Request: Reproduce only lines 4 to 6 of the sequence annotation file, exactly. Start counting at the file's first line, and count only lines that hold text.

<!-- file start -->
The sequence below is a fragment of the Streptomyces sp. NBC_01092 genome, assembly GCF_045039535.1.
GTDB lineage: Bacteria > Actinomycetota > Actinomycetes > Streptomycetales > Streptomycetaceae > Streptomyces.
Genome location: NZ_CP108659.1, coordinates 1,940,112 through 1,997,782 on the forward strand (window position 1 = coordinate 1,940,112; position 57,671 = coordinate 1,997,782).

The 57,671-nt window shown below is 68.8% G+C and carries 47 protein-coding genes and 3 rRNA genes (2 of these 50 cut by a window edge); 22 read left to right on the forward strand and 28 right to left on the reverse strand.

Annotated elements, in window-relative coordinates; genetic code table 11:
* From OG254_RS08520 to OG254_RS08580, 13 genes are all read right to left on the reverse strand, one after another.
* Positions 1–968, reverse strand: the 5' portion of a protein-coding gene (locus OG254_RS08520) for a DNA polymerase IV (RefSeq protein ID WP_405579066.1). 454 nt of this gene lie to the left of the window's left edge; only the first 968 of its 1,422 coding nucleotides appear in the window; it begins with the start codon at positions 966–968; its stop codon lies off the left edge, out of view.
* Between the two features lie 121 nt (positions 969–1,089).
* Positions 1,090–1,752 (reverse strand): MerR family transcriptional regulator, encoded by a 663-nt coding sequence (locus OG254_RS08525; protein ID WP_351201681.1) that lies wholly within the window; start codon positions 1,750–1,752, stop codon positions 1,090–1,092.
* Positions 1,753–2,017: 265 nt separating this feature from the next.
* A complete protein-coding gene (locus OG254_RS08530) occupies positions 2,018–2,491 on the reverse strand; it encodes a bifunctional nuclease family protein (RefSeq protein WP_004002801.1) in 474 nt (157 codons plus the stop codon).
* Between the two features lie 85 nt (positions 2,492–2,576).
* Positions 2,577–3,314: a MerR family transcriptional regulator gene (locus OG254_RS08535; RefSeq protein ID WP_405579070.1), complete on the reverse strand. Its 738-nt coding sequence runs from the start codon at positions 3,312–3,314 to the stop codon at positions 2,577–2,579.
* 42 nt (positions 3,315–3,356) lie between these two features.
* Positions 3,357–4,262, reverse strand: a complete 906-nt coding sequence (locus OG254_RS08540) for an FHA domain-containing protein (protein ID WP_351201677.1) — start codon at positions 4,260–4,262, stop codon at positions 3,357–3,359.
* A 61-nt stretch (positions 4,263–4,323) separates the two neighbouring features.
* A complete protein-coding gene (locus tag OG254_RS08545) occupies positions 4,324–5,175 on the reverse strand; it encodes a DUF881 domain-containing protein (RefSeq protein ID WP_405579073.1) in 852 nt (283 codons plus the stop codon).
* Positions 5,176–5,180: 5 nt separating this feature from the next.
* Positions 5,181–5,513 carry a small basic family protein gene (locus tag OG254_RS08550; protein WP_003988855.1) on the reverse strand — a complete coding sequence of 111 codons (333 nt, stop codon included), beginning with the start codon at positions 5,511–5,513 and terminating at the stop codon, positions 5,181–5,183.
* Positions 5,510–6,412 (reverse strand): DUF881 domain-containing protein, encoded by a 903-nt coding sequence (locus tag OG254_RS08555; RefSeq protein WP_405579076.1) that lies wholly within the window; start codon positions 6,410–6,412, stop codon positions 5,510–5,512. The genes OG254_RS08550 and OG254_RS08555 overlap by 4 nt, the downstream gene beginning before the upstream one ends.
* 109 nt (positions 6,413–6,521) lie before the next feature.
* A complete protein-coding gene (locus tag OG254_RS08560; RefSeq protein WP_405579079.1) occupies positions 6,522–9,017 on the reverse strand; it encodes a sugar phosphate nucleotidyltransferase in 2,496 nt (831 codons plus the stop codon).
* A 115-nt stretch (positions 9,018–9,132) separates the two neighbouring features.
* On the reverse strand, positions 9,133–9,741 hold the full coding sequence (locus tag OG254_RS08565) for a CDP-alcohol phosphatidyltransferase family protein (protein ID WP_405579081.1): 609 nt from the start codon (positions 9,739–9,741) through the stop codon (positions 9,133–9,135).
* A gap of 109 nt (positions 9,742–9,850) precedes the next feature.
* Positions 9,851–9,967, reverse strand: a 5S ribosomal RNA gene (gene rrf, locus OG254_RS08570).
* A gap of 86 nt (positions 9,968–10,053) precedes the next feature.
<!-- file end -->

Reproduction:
The 57,671-nt window shown below is 68.8% G+C and carries 47 protein-coding genes and 3 rRNA genes (2 of these 50 cut by a window edge); 22 read left to right on the forward strand and 28 right to left on the reverse strand.

Annotated elements, in window-relative coordinates; genetic code table 11:
* From OG254_RS08520 to OG254_RS08580, 13 genes are all read right to left on the reverse strand, one after another.